I am angry about the constant cry that we need to leave the EU so that we can ‘control our borders’ and keep criminals out. Especially since most immigration is from outside the EU and there are provisions to control migration from within the community that we – Mrs May, actually – have failed to implement.
Most of all – today – I’m angry about Theresa May.
I’m angry that a mediocre but opportunistic politician without any vision or charisma has run a Me, Me, Me presidential campaign that is likely to be successful.
A woman who (like Corbyn) paid lip-service to the Remain campaign, but kept her distance because she could see that she might inherit the big job from Cameron, whichever way the vote went.
A woman with so much respect for parliamentary democracy that she called this very election because ‘not all of Westminster’ had ‘got behind Brexit’. Opposition? Good grief! What a notion.
A woman who says the thing she’s learnt from this campaign is that she likes meeting voters – when the only voters she’s met have been clutches of admirers in closed rooms.
A woman whose main claim to power is that she isn’t someone else. A woman who refuses to put a price on her policies, then accuses the opposition of not being able to afford their costed ideas.
A woman who says Brexit will bring endless opportunities, but can’t give an example of one; a woman won’t tell us what she aims to get out of the negotiations with Europe, yet expects us to trust her over those who do say what they want.
A woman so lacking in statesmanship that she uses an international forum – G7 – to criticise her domestic rival; a woman who thinks that promising to be ‘bloody difficult’ is a good way to start negotiations; a woman who further helps her cause with election-meddling charges against those she hopes will cut her a good deal.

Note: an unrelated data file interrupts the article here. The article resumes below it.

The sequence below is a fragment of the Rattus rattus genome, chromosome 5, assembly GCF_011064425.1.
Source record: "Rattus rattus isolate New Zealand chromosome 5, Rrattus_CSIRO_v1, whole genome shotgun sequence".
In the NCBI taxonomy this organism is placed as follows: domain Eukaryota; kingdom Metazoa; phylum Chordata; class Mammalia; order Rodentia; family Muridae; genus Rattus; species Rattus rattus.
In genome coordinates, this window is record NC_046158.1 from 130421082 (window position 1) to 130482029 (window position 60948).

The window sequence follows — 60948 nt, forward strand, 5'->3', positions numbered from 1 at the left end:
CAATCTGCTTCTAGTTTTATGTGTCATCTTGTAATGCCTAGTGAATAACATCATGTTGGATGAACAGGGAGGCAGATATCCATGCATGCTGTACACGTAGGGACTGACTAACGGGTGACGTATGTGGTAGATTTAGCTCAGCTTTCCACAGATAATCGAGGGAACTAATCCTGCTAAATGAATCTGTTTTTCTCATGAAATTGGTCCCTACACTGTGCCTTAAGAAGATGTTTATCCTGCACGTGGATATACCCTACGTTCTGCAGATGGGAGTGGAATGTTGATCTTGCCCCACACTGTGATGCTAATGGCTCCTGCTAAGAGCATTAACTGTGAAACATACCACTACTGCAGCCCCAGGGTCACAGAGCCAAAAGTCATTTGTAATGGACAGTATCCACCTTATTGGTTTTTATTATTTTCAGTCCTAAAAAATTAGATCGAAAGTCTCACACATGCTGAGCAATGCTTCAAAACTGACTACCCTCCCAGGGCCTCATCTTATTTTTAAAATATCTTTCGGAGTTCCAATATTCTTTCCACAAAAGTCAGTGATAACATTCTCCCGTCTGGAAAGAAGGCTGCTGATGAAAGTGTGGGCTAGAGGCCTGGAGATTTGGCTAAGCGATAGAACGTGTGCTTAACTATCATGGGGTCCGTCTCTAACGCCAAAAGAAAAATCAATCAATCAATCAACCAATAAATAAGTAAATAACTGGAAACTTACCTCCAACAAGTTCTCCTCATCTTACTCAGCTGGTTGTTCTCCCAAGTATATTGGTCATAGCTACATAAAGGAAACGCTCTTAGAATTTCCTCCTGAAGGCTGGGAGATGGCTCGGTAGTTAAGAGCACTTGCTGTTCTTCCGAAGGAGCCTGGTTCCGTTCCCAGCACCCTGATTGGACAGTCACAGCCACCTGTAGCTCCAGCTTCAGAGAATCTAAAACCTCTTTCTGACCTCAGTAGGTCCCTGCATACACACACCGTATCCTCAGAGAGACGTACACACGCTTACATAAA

A woman so confident of Britain’s future outside Europe that she rushes to pay homage to Trump five minutes after the inauguration, desperate to be ‘first in the queue’ and clutching a state visit invitation like an ingenue surrendering her virginity on her first date.
A woman who continues to suck up to that American president, even when his reaction to a terror attack in London is to traduce the elected mayor – who happens to be Muslim – while the Europeans she plans to shun illuminate their landmarks with Union Flags in sympathy and solidarity.
A woman who tries to score political points on the back of those attacks – notwithstanding the fact that she has had personal responsibility for anti-terrorism and policing for the past seven years.
Enough! There’s more. But enough, as the lady famously said, is enough.
I am angry because I am frustrated, impotent. Angry because we are today faced with a choice between two incompetents. Because the world is laughing at us and we don’t seem to care; we’re just going with the flow. The people spoke on June 23 last year and democracy means never being allowed to change your mind or have a rethink. Or at least it does these days. Instead we must do the electoral equivalent of sending good money after bad and reinforce the power base of our maladroit prime minister. Like the Turks, we’re being asked to vote for dictatorship. She won’t tell us what she’s going to do, but we’re expected to be grateful and not ask awkward questions. Everything will be fine. Theresa’s wonderful.
I am also ashamed.
Because this feeling of helplessness is new – even though I am neither more nor less helpless than at any time before – and I realise that that is the way it has always been for millions of people.
Many of them will have voted for Brexit to ‘get back’ at the powers-that-be who rained austerity on them: the politicians who were careful not to raise income tax, which the poorest don’t pay, but who were happy to introduce new indirect taxes, such as levies on insurance premiums, that even the poorest couldn’t avoid.
These are the voters who will give Mrs May her mandate and then pay the price of another five years of Tory Government; the price of Brexit. They are already paying – higher food bills, higher transport costs – thanks to the fall in sterling that has had such a brilliant impact on share prices.
Then there are the old who dreamt of a Britain ‘like it used to be’ – all soft-focus dappled-light poppyfields and comely young gels in puff-sleeved frocks freewheeling down the lane on bicycles with a basket at the front. They will be entered into a health lottery: cancer or heart attack? The NHS will take care of you; Alzheimer’s or disability? You must pay, but we’ll take an IOU with your home as security.
And when we have left Europe and all those foreigners have gone, will life be better for the old, the sick, the disabled, the poor? No. It will be worse.
And our tabloids will be there to blame them for their plight.
So that’s why I’m angry.